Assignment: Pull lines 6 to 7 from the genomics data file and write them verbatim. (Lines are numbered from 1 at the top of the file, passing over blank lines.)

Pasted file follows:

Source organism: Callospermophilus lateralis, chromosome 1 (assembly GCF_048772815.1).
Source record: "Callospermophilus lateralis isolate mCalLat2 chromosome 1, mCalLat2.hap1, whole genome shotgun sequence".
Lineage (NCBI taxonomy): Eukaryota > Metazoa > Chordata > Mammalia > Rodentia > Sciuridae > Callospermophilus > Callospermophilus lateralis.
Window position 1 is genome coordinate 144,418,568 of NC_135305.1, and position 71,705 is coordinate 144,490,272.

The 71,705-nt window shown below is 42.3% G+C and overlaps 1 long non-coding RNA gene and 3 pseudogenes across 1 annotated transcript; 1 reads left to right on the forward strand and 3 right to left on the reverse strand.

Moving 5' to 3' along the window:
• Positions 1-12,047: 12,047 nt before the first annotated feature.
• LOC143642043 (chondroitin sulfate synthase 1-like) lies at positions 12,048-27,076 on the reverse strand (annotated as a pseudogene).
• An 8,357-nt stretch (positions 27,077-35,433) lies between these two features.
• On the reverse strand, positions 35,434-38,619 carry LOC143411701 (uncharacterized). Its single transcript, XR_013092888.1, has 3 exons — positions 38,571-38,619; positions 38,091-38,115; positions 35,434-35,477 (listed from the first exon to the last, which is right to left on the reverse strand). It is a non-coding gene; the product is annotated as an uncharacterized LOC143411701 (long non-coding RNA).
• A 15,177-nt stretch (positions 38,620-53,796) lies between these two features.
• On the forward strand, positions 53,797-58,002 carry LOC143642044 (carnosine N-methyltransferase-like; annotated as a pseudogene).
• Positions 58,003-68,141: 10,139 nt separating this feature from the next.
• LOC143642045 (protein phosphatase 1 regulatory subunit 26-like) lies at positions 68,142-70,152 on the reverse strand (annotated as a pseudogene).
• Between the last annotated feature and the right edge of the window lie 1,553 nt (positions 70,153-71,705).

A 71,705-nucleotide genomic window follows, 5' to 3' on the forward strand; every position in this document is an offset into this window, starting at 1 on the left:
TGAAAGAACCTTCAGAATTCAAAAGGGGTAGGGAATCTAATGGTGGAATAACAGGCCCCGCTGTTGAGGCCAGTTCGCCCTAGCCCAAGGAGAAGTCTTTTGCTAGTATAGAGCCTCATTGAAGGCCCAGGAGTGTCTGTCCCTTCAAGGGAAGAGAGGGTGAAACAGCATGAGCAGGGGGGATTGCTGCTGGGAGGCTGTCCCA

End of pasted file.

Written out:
Moving 5' to 3' along the window:
• Positions 1-12,047: 12,047 nt before the first annotated feature.